Jamaica Gleaner / THE RECENT rash of hurricanes to affect the Caribbean has lent urgency to efforts to shore up the climate change preparedness of Jamaica’s multi-million-dollar tourism industry.
“The Caribbean is one of the most tourism-dependent regions in the world. In fact, 13 of 79 countries in the world with economies,” the ministry said in a written response to queries from The Gleaner .
“The destruction wrought by hurricanes Irma and Maria on many of our sister islands has brought this sharply into focus with repercussions throughout the tourism value chain,” it added.
Tourism continues to outpace all other sectors of the regional economy, and has since the 1970s.
“The sector expanded by an unprecedented 4.2 per cent in 2016 as the region welcomed a historic 29 million visitors, over one million more visitors than in 2015,” the ministry said.
Hurricanes Irma and Maria, as Harvey before them, left in their wake a trail of destruction, from lives lost to billions in damage in islands such as Barbuda and Dominica and others as well as the United States territory of Puerto Rico and states Texas and Florida.
Among the ministry’s efforts so far is mainstreaming climate change and disaster risk management into the tourism sector through the Climate Change and Multi-Hazard Contingency Programme.
“This programme not only addresses disaster preparedness, response and recovery matters, but also instigates a more integrated sense of environmental awareness in the way we go about our business,” explained Osbourne Chin, director of tourism facilitation in the policy and monitoring division.
Among other things, the programme reportedly sees the tourism ministry collaborating with the Office of Disaster Preparedness and Emergency Management “to plan and implement specific projects and capacity building and training sessions for the tourism sector”.
Added Chin: “In the past 10 years, the ministry has hosted a number of sensitisation workshops on climate change as well as carried out training sessions in the following areas: initial and detailed damage assessment, damage and loss assessment, business continuity, emergency operations, hurricane preparedness, first aid and light search and rescue.”
It has also strengthened the sector’s communications system, with the acquisition of two satellite phones and six two-way radio phones for use in the Tourism Emergency Operations Centre, in the event of a disaster.
“The ministry will be seeking to procure an additional six radio phones before the end of the year,” Chin revealed.
Meanwhile, the climate threat against tourism is no joke; the Intergovernmental Panel on Climate Change (IPCC) in its fifth assessment report points to this.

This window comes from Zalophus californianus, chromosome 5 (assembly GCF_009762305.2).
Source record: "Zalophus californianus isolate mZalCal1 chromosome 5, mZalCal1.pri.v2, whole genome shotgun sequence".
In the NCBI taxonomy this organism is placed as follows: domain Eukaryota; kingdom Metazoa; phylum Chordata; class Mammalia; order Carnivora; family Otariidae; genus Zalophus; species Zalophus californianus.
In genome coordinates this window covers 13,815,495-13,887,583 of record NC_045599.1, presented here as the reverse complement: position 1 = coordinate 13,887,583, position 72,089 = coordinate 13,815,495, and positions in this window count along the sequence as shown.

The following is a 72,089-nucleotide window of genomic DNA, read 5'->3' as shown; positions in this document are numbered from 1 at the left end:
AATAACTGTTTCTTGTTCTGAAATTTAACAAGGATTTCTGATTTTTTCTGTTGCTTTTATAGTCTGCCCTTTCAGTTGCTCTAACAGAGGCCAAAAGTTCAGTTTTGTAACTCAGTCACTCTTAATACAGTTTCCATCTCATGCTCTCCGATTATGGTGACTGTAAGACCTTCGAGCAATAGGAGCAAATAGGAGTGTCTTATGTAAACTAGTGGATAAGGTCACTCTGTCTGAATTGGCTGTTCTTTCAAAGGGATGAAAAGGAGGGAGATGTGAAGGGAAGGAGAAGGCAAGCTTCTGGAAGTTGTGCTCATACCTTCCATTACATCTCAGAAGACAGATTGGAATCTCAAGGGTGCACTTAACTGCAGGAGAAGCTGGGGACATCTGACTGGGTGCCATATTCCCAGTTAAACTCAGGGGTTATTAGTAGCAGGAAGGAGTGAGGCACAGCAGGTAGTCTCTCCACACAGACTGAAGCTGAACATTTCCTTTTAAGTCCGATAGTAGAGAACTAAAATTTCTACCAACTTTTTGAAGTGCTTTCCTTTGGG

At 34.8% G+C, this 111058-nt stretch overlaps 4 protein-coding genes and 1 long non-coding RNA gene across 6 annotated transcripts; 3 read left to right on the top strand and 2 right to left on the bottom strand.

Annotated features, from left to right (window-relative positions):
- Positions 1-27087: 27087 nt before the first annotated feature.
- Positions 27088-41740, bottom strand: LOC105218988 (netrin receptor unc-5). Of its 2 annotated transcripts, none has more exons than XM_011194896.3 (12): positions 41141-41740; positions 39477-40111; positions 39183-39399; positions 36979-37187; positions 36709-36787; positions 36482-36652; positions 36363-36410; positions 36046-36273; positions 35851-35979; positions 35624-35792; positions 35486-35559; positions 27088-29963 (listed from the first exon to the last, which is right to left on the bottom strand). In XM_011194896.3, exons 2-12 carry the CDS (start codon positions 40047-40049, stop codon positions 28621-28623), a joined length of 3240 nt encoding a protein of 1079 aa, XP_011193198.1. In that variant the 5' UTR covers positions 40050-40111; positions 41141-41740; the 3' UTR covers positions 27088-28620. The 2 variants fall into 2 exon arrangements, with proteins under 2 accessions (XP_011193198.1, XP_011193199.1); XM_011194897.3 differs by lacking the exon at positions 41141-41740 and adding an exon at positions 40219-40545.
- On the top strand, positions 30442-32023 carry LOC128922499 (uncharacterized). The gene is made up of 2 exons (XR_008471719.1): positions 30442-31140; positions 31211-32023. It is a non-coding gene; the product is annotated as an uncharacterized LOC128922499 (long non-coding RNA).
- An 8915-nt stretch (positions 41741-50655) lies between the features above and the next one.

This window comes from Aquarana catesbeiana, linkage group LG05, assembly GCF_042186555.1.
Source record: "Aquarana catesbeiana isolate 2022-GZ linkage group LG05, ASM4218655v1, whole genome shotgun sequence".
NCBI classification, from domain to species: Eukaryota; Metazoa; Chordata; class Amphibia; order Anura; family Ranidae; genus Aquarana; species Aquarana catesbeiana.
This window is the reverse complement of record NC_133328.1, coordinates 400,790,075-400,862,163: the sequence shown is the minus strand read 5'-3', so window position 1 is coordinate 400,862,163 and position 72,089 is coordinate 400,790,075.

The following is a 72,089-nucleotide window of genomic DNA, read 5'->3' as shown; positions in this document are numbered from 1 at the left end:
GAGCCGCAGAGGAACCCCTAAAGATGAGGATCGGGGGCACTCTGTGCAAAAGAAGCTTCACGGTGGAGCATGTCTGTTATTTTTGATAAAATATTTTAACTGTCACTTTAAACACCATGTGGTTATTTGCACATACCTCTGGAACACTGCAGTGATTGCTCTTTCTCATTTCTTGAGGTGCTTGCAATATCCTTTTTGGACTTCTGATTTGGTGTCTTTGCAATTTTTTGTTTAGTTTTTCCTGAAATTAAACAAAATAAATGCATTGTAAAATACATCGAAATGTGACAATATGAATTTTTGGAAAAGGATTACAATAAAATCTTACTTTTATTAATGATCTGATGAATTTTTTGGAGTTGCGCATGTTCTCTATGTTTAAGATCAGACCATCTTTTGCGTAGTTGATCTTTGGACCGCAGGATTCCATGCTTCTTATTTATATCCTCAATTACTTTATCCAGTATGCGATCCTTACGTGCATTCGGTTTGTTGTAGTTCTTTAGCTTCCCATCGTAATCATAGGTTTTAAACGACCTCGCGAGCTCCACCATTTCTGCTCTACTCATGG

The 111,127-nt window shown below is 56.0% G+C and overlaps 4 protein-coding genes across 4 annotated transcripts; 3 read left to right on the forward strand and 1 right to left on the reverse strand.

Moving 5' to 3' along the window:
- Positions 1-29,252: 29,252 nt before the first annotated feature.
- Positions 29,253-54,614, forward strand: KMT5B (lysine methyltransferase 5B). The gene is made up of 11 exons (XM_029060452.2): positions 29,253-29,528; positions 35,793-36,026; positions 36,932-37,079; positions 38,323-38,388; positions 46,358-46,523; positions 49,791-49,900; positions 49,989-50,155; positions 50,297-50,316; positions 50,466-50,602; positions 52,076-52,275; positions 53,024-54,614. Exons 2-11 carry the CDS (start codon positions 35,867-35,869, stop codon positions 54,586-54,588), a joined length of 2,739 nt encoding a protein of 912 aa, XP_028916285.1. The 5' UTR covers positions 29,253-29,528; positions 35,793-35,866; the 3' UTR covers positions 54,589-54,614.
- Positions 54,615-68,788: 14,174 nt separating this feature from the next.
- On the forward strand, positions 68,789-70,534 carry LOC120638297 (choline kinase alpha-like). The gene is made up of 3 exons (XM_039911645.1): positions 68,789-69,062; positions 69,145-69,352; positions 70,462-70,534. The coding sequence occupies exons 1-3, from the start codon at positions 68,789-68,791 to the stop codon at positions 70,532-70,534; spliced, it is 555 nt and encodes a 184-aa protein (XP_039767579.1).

“Climate change will affect tourism resorts, particularly ski resorts, beach resorts, and nature resorts (robust evidence, high agreement) and tourists may spend their holidays at higher altitudes and latitudes (medium evidence, high agreement),” said the IPCC, which is the global body for the assessment of climate change research.
“The economic implications of climate change-induced changes in tourism demand and supply entail gains for countries closer to the poles and higher up the mountains and losses for other countries. The demand for outdoor recreation is affected by weather and climate, and impacts will vary geographically and seasonally,” it added.
Already, the island is responding to this projected shift.
“We have made great strides to reduce the seasonality of our tourism sector by developing marketing strategies to target vacationers other than those that traditionally travel during the winter season. We now have as healthy a summer season as our winter tourist season. We continue to diversify our market base to reduce vulnerability to changes in travel patterns motivated by changing climate conditions and weather patterns,” Chin said.
Meanwhile, the ministry admits its efforts to date have not been without challenges.
“The lack of human and physical resources within the ministry to implement some of the programmes remains a challenge. The ministry primarily depends on external partners and agencies to execute and sometimes these activities do not fall in line with their current strategic operational plans. In other instances, those agencies are inadequately resourced,” it said.
“Funding remains a barrier to implementation; however, with proper planning and prioritisation of activities, we have been able to adequately and successfully implement the programmes and projects that address climate change and disaster management,” it added.